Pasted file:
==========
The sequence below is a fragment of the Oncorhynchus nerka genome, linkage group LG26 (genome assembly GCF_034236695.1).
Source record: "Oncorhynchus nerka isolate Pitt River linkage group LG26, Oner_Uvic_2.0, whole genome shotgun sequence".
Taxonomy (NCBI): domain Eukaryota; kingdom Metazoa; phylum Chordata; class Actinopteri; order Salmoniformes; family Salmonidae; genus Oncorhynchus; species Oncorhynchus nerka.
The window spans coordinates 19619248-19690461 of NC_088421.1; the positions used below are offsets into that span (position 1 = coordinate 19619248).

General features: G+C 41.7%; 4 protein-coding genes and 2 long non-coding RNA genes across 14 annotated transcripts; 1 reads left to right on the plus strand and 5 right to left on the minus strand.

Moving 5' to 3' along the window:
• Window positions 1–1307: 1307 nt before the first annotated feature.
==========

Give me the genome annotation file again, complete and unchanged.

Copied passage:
The sequence below is a fragment of the Oncorhynchus nerka genome, linkage group LG26 (genome assembly GCF_034236695.1).
Source record: "Oncorhynchus nerka isolate Pitt River linkage group LG26, Oner_Uvic_2.0, whole genome shotgun sequence".
Taxonomy (NCBI): domain Eukaryota; kingdom Metazoa; phylum Chordata; class Actinopteri; order Salmoniformes; family Salmonidae; genus Oncorhynchus; species Oncorhynchus nerka.
The window spans coordinates 19619248-19690461 of NC_088421.1; the positions used below are offsets into that span (position 1 = coordinate 19619248).

General features: G+C 41.7%; 4 protein-coding genes and 2 long non-coding RNA genes across 14 annotated transcripts; 1 reads left to right on the plus strand and 5 right to left on the minus strand.

Moving 5' to 3' along the window:
• Window positions 1–1307: 1307 nt before the first annotated feature.